Crashes have a predictable boom/bust pattern.
Bubbles will burst.
Booms help the rich get richer.
Busts help the rich get richer.
Rich 1% have lots of money, especially after years of stock market booming
they got capital gains and commissions from buying and selling stocks, bonds,...
Rich 1% have sold off most of their stocks to idiot doctors and workers 401Ks and pension funds CalPers idiot portfolio managers.
Rich 1% got rich from "corporate finance" fees allowing businesses to borrow and invest into
more and more cruises, casinos, airplanes, hotels, movies,… that spread germs and make people sick.
Eventually something will happen "black swan event" that will cause a crash,
Deep in debt companies and people's debts will not be payable,
and businesses that over-borrowed will be nearly defunct.
Their bonds and loans will be sell for pennies on the dollar as everybody except the rich lack money and frightened.
Rich 1% buy that debt for pennies on the dollar.
Then Rich 1% Shylocks use the court system to attack borrowers for year after year until they extract all the dollars they can from the poor borrowers.
Poor borrowers pay the taxes to keep the court system running to attack those poor borrowers.
Pattern established in all previous crashes,
for example I got out of the market well before the 1987 bubble crash.
Other big bubbles, tech 1990s crashed in 1999-2000,
then 2001 9/11 crash
2008 mortgage derivatives crash
Now Covid coronavirus crash.
You never know when the crash will happen or why.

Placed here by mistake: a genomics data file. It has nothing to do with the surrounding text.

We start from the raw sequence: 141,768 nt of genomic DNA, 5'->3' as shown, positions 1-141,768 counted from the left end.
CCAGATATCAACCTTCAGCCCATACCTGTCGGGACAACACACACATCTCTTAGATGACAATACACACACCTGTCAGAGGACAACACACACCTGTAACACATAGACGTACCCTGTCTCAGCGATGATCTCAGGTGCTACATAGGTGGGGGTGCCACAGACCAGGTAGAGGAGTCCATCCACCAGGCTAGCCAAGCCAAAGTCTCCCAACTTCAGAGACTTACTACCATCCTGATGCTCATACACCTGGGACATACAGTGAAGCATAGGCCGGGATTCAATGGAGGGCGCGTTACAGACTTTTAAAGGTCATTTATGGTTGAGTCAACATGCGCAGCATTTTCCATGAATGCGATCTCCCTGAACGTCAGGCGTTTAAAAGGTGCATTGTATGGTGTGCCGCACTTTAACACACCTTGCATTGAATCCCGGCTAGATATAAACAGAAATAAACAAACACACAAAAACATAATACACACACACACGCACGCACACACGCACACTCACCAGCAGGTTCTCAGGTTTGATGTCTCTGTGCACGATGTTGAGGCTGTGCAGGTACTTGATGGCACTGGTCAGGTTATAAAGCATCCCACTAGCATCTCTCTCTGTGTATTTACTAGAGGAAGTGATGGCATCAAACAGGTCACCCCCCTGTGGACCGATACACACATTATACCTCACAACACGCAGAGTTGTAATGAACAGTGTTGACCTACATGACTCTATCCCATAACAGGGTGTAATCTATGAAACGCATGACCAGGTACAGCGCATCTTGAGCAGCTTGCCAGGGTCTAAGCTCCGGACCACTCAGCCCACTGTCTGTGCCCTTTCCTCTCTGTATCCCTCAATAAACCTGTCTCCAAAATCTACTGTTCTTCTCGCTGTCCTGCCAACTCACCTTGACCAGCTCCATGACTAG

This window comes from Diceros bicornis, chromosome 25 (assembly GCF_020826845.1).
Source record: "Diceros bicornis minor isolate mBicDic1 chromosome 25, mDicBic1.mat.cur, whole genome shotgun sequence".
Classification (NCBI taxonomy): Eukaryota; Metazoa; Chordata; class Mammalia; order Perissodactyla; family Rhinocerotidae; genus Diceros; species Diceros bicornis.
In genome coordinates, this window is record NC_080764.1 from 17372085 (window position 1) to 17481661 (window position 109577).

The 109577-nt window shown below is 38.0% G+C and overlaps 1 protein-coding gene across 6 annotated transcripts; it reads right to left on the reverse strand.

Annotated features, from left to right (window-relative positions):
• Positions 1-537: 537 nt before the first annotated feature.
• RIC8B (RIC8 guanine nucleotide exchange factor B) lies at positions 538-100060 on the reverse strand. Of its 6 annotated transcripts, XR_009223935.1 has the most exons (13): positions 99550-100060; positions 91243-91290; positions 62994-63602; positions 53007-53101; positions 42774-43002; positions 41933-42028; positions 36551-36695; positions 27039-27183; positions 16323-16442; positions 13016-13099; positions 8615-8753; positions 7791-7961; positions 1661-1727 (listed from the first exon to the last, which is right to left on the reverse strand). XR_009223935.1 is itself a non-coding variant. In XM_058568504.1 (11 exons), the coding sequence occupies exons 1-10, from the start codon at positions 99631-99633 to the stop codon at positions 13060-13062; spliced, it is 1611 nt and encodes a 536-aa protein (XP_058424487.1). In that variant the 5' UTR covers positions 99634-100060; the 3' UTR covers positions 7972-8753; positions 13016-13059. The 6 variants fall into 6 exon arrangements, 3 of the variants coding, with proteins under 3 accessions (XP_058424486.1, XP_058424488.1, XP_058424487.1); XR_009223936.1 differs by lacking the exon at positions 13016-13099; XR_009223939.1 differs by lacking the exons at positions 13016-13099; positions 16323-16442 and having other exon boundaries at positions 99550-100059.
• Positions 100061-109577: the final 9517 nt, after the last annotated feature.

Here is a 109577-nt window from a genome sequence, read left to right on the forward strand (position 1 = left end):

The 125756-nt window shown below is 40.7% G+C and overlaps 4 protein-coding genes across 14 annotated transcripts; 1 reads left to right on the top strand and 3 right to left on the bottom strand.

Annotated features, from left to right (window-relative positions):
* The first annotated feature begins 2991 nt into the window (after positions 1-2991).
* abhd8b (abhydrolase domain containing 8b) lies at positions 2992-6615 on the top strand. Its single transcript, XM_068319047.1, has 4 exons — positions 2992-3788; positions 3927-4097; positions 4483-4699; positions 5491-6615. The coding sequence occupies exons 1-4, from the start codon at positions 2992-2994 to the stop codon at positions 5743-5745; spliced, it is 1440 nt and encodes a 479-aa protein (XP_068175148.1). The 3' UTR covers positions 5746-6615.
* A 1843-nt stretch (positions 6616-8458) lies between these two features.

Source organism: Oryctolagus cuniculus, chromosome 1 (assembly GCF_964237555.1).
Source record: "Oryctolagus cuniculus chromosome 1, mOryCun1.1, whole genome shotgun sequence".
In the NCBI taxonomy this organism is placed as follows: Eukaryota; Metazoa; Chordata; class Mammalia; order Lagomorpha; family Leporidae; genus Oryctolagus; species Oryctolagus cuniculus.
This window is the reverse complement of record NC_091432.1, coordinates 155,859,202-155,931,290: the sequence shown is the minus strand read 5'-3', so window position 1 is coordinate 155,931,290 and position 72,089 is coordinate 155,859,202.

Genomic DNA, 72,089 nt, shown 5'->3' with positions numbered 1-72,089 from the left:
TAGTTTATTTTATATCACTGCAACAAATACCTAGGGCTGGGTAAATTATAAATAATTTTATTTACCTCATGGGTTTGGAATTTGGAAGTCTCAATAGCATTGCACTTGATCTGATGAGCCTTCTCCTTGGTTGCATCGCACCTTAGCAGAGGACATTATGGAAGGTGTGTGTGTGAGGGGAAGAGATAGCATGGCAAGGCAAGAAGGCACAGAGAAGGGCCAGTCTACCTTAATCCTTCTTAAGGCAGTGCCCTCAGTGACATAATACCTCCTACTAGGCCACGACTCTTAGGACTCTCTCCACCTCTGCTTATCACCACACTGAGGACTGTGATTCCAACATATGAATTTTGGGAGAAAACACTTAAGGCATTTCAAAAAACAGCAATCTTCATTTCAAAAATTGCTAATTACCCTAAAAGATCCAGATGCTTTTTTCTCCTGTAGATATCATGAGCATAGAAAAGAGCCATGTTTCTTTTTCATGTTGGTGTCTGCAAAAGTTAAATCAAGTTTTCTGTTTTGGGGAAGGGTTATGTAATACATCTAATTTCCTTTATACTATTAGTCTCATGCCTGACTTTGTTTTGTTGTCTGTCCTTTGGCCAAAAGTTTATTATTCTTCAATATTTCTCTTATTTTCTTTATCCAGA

But it is easy to sense when you are in a boom or a bust.
And easy to see who is getting rich off the boom/bust cycle.
Lots of news stories:
The amount of distressed debt in the U.S. has quadrupled in less than a week to nearly $1 trillion,
reaching levels not seen since 2008
as the collapse of oil prices and fallout from the coronavirus shutters entire industries across the globe.
The total is probably even higher,
because the calculation excludes debt of small-to-medium sized companies whose loans trade rarely, if at all.
The coronavirus pandemic has caused the worst sell-off since the global financial crisis and deepened stress in credit markets.
Driven by some of the lowest oil prices since the early 2000s,
the amount of distressed bonds has surged to the highest level since April 2009.
"What we are seeing now is fast and violent,"
unlike the gradual sell-off in the 2007 and 2008 crisis
If the virus isn't suppressed, even more distress is possible,
"The worst is yet to come,"
Distressed debt describes the borrowings of companies that are perceived to be under significant financial pressure,
and often suggests there's considerable risk that
the debtholders won't get paid everything they're owed.
As a global recession looms and businesses remain under forced closures,
more issuers are likely to end up in similarly dire situations.